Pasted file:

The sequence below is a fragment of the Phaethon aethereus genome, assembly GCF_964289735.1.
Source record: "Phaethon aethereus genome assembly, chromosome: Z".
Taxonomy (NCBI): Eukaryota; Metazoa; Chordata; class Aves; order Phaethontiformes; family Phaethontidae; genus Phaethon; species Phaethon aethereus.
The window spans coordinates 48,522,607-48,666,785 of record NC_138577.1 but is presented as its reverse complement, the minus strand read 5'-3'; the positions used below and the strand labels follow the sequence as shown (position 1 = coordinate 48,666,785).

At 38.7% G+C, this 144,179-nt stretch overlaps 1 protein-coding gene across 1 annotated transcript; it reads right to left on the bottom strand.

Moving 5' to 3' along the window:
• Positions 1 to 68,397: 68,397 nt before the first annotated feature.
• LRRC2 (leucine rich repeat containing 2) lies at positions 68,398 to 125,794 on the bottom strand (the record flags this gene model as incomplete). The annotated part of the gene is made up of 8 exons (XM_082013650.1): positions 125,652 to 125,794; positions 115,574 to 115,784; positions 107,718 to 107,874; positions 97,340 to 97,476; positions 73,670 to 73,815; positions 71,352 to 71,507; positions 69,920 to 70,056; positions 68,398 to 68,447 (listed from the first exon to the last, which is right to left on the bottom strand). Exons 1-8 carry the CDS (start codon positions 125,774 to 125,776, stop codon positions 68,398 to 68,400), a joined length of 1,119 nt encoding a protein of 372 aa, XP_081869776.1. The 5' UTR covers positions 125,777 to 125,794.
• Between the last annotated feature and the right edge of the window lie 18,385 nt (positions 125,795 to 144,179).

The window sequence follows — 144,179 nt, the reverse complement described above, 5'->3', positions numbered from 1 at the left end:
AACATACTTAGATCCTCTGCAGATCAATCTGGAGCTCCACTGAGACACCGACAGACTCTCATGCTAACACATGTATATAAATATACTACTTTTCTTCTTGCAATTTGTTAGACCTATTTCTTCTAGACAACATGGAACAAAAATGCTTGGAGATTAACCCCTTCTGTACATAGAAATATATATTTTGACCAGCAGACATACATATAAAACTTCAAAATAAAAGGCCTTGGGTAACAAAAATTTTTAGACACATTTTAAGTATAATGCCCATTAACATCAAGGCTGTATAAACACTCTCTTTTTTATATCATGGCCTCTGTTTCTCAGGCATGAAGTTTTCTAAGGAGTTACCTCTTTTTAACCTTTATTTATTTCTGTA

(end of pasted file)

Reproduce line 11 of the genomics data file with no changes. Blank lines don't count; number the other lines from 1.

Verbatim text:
AACATACTTAGATCCTCTGCAGATCAATCTGGAGCTCCACTGAGACACCGACAGACTCTCATGCTAACACATGTATATAAATATACTACTTTTCTTCTTGCAATTTGTTAGACCTATTTCTTCTAGACAACATGGAACAAAAATGCTTGGAGATTAACCCCTTCTGTACATAGAAATATATATTTTGACCAGCAGACATACATATAAAACTTCAAAATAAAAGGCCTTGGGTAACAAAAATTTTTAGACACATTTTAAGTATAATGCCCATTAACATCAAGGCTGTATAAACACTCTCTTTTTTATATCATGGCCTCTGTTTCTCAGGCATGAAGTTTTCTAAGGAGTTACCTCTTTTTAACCTTTATTTATTTCTGTA